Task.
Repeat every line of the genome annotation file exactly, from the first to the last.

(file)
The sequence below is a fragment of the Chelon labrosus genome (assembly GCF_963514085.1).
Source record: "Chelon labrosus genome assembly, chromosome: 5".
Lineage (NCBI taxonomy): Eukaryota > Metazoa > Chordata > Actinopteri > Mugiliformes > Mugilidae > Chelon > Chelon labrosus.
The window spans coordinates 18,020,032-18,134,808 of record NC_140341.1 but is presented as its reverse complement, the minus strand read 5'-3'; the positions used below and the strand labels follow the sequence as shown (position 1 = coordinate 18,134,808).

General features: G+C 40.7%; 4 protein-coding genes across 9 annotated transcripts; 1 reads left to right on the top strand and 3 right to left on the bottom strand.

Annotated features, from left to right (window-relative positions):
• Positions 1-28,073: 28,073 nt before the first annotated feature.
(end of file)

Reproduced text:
The sequence below is a fragment of the Chelon labrosus genome (assembly GCF_963514085.1).
Source record: "Chelon labrosus genome assembly, chromosome: 5".
Lineage (NCBI taxonomy): Eukaryota > Metazoa > Chordata > Actinopteri > Mugiliformes > Mugilidae > Chelon > Chelon labrosus.
The window spans coordinates 18,020,032-18,134,808 of record NC_140341.1 but is presented as its reverse complement, the minus strand read 5'-3'; the positions used below and the strand labels follow the sequence as shown (position 1 = coordinate 18,134,808).

General features: G+C 40.7%; 4 protein-coding genes across 9 annotated transcripts; 1 reads left to right on the top strand and 3 right to left on the bottom strand.

Annotated features, from left to right (window-relative positions):
• Positions 1-28,073: 28,073 nt before the first annotated feature.